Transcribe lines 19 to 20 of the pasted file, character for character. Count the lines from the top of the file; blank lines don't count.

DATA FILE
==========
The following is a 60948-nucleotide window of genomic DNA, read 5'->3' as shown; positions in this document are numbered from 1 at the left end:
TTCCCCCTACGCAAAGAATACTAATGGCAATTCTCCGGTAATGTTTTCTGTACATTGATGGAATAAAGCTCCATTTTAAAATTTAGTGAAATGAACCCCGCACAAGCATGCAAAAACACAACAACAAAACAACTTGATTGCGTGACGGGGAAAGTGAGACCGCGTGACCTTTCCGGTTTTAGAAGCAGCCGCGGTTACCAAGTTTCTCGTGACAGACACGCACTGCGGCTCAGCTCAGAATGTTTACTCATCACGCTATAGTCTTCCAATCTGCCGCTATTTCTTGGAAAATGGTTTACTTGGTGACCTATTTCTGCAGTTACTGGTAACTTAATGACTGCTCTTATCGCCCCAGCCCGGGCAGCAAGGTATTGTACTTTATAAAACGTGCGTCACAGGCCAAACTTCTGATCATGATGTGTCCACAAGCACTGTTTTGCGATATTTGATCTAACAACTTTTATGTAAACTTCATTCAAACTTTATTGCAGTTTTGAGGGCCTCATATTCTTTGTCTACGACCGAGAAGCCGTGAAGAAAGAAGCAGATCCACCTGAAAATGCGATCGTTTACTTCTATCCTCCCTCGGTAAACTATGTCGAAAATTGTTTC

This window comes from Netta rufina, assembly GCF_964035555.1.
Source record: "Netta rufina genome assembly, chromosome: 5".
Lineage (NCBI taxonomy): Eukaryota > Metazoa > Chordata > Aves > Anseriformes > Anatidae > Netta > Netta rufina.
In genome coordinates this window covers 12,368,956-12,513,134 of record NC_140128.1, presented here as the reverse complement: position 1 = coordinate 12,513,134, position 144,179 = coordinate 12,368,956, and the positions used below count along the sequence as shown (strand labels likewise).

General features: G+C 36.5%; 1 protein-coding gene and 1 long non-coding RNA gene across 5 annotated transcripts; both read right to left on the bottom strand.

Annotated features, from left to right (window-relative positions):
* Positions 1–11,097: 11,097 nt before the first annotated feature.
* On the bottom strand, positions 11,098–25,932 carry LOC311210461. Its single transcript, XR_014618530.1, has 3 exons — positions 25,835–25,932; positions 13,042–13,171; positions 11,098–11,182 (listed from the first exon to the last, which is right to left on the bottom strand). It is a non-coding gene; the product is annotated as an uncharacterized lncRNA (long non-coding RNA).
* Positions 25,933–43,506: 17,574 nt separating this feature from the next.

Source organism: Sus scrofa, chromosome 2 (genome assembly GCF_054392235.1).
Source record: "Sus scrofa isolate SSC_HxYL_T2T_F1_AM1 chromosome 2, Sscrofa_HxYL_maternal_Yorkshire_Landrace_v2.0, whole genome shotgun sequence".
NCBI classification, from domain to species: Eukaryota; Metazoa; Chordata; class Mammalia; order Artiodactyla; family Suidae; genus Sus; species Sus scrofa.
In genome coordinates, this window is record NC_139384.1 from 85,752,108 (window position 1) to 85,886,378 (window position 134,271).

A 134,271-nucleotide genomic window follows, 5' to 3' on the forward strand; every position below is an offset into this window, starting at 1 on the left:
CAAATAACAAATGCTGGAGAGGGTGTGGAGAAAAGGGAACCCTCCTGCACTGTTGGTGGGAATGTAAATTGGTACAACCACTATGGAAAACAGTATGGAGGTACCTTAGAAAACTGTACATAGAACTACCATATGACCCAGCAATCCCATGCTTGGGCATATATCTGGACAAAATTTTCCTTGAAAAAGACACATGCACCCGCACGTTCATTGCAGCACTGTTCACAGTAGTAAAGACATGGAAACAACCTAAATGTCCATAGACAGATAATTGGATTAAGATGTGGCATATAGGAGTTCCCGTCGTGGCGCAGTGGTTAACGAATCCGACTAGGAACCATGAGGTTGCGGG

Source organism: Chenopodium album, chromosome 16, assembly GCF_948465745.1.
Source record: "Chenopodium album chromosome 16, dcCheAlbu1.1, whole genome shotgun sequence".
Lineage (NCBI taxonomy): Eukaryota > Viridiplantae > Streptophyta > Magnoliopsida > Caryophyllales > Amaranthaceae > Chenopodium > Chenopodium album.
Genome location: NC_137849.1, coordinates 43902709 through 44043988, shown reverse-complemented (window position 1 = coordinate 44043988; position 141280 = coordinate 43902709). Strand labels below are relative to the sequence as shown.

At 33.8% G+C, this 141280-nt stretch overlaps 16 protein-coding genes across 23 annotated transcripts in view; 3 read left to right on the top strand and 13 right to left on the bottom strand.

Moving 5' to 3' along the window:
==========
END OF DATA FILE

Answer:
Source record: "Chenopodium album chromosome 16, dcCheAlbu1.1, whole genome shotgun sequence".
Lineage (NCBI taxonomy): Eukaryota > Viridiplantae > Streptophyta > Magnoliopsida > Caryophyllales > Amaranthaceae > Chenopodium > Chenopodium album.